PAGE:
Plasma HL, LPL activity, and LPL mass

      Yagyu et al. (
      • Yagyu H.
      • Lutz E.P.
      • Kako Y.
      • Marks S.
      • Hu Y.
      • Choi S.Y.
      • Bensadoun A.
      • Goldberg I.J.
      Very low density lipoprotein (VLDL) receptor-deficient mice have reduced lipoprotein lipase activity. Possible causes of hypertriglyceridemia and reduced body mass with VLDL receptor deficiency.
      ) reported that the increase in plasma TG levels in VLDLR−/− mice is associated with reduced LPL activity in these mice. As shown in Table 2, single VLDLR−/− mice indeed showed a significant 19% decrease in LPL activity (P = 0.02) and a 23% decrease in LPL mass (P = 0.03) compared with control VLDLR+/+ mice. Interestingly, LPL activity and mass levels were ∼1.8-fold and 2.4-fold higher for mice on an LRPLDLR−/− background compared with mice on a wild-type background, respectively. The LRPLDLR−/−VLDLR−/− mice also had a significant 30% lower plasma LPL activity (P = 0.001) and a 16% decrease in plasma LPL mass (P = 0.04) compared with control LRPLDLR−/−VLDLR+/+ mice. HL activity was not affected upon deletion of the VLDLR on both wild-type and LRPLDLR−/− backgrounds. However, as for LPL activity, HL activity levels were increased ∼2-fold in mice on an LRPLDLR−/− background compared with mice on a wild-type background (Table 2).

      Postprandial TG response

      Stressing TG metabolism by forced feeding through an intragastric load of olive oil proved to be very effective at evoking a clear effect of VLDLR deficiency on plasma TG. Single VLDLR−/− mice had a strong increase in postprandial TG response compared with controls (Fig. 3A), as indicated by a 12-fold increased area under the curve (AUC) [218 ± 170 mM TG/h vs. 12 ± 5 mM TG/h (P = 0.01) for VLDLR−/− and VLDLR+/+, respectively], which is in agreement with our recent report (
      • Goudriaan J.R.
      • Espirito Santo S.M.
      • Voshol P.J.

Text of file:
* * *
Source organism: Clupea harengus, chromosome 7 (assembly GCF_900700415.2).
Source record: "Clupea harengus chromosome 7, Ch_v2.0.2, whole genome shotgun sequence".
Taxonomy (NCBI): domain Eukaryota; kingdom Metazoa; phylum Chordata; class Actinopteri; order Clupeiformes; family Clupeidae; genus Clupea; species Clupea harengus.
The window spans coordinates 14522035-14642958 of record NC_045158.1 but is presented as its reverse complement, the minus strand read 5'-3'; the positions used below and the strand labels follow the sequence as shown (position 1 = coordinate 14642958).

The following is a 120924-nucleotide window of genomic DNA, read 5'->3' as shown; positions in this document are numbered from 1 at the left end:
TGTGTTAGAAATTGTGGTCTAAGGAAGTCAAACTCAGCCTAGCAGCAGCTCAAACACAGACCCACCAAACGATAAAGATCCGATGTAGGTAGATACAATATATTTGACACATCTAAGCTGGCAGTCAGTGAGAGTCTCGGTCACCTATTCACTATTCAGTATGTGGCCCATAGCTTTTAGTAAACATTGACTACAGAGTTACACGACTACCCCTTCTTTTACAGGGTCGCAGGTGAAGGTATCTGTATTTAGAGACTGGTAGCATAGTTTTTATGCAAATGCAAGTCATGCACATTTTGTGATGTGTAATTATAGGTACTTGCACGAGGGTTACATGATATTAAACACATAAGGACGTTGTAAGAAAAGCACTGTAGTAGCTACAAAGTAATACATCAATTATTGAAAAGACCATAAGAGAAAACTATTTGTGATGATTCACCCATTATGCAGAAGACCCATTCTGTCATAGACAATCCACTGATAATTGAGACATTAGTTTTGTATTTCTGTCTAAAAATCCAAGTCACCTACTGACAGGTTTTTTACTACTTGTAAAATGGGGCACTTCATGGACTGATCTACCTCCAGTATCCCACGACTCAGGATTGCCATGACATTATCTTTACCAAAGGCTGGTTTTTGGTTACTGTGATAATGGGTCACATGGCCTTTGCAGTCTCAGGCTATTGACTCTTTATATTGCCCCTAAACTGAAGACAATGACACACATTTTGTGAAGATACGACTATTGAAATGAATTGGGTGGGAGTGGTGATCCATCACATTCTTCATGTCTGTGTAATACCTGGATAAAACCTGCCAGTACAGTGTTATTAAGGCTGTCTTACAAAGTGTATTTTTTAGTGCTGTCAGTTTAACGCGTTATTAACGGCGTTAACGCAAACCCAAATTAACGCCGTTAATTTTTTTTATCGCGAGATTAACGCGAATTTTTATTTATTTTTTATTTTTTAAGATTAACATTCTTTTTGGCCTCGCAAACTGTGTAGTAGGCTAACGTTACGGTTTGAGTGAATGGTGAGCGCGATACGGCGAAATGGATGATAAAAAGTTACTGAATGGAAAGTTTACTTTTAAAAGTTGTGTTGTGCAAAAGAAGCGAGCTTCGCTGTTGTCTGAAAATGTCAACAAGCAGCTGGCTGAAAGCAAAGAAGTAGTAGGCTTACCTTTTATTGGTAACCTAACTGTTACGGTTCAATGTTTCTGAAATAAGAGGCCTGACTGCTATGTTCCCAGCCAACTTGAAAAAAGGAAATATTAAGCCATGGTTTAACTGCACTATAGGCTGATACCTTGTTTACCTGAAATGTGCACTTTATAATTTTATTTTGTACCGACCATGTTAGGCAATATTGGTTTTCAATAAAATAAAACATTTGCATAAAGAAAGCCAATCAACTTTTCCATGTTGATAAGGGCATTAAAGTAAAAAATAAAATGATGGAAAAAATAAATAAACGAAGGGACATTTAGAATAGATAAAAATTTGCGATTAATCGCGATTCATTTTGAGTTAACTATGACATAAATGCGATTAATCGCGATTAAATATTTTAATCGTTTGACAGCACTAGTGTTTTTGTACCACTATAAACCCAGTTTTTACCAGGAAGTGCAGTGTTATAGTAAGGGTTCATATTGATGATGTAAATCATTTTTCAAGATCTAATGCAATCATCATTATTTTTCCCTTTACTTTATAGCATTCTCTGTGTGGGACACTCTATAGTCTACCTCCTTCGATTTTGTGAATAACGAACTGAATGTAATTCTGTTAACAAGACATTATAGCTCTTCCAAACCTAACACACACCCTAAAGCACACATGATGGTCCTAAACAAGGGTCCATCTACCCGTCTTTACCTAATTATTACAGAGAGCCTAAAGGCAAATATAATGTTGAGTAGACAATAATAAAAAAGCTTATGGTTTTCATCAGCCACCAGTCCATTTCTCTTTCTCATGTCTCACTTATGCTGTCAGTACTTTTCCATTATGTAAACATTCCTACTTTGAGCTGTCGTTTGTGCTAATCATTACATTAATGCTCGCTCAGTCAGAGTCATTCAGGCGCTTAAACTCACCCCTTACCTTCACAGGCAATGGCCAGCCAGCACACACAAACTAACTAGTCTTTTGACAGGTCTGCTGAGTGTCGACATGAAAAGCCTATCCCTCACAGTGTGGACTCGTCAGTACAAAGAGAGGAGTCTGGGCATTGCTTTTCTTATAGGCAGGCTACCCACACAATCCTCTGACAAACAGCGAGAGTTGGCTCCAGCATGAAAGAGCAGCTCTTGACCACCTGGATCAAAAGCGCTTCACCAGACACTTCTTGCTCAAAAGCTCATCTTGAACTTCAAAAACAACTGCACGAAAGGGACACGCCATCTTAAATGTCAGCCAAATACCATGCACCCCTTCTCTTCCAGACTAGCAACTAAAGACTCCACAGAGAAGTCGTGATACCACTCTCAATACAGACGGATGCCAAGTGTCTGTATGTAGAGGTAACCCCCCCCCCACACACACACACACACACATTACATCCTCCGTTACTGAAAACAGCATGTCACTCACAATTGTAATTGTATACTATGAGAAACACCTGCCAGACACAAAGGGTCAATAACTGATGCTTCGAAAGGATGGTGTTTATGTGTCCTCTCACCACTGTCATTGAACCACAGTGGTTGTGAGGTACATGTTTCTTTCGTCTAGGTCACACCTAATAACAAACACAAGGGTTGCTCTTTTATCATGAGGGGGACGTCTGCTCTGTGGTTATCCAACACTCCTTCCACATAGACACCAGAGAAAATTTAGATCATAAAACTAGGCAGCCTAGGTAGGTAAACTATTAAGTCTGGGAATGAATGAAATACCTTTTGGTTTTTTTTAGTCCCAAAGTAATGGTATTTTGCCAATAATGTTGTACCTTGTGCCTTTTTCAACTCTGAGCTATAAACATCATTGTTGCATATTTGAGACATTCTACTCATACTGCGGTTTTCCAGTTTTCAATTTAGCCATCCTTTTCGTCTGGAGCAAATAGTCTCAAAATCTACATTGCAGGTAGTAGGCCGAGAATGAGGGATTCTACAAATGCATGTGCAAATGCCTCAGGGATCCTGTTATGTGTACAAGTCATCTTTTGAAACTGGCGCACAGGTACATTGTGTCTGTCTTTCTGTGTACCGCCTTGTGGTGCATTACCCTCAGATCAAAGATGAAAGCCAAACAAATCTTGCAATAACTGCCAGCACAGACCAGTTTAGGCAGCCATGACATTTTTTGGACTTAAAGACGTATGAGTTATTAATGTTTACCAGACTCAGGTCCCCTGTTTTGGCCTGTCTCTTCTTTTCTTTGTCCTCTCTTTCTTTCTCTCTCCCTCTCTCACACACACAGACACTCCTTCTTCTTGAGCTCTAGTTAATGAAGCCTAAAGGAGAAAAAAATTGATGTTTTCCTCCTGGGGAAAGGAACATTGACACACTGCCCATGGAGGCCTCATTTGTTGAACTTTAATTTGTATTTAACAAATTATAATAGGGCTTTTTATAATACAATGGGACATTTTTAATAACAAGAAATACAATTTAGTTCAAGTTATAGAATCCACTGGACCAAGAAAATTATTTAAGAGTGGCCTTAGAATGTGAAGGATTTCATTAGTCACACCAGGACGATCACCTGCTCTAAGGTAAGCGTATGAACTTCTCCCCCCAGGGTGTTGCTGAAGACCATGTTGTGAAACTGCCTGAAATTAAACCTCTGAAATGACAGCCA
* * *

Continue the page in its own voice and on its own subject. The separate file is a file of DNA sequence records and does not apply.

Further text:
• Teusink B.
      • Willems van Dijk K.
      • van Vlijmen B.J.
      • Romijn J.A.
      • Havekes L.M.
      • Rensen P.C.
      The VLDL receptor plays a major role in chylomicron metabolism by enhancing LPL-mediated triglyceride hydrolysis.
      ). Likewise, LRPLDLR−/− VLDLR−/− mice had a strong increase in postprandial TG response compared with control LRPLDLR−/−VLDLR+/+ mice (Fig. 3B) [AUC = 411 ± 107 mM TG/h vs. 163 ± 85 mM TG/h (P = 0.002) for LRPLDLR−/−VLDLR−/− and LRPLDLR−/−VLDLR+/+, respectively]. The total TG response in VLDLR−/− and LRPLDLR−/−VLDLR−/− mice was similar, as indicated by a similar mean increase in AUC compared with their respective controls (206 and 248 mM TG/h, respectively). However, the TG response in the LRP LDLR−/−VLDLR−/− mice was remarkably prolonged. Whereas TG levels in VLDLR−/− mice reached baseline TG levels within 24 h after gavage, TG levels were still significantly increased at 48 h after gavage in LRPLDLR−/− VLDLR−/− mice, which is probably related to the high remnant levels in plasma that compete for the binding of the nascent chylomicrons to LPL.
      Figure thumbnail gr3
      Fig. 3Postprandial TG response. Overnight fasted VLDLR+/+ (closed squares) and VLDLR−/− (open squares) mice on a wild-type (A) or LRPLDLR−/− (B) background were given an intragastric bolus of 200 μl of olive oil. Blood samples were drawn at the indicated times after gavage. Plasma TG concentrations were determined and corrected for time 0 values. Values represent means ± SD of eight mice per group. * P < 0.05.

      Plasma lipids under HFD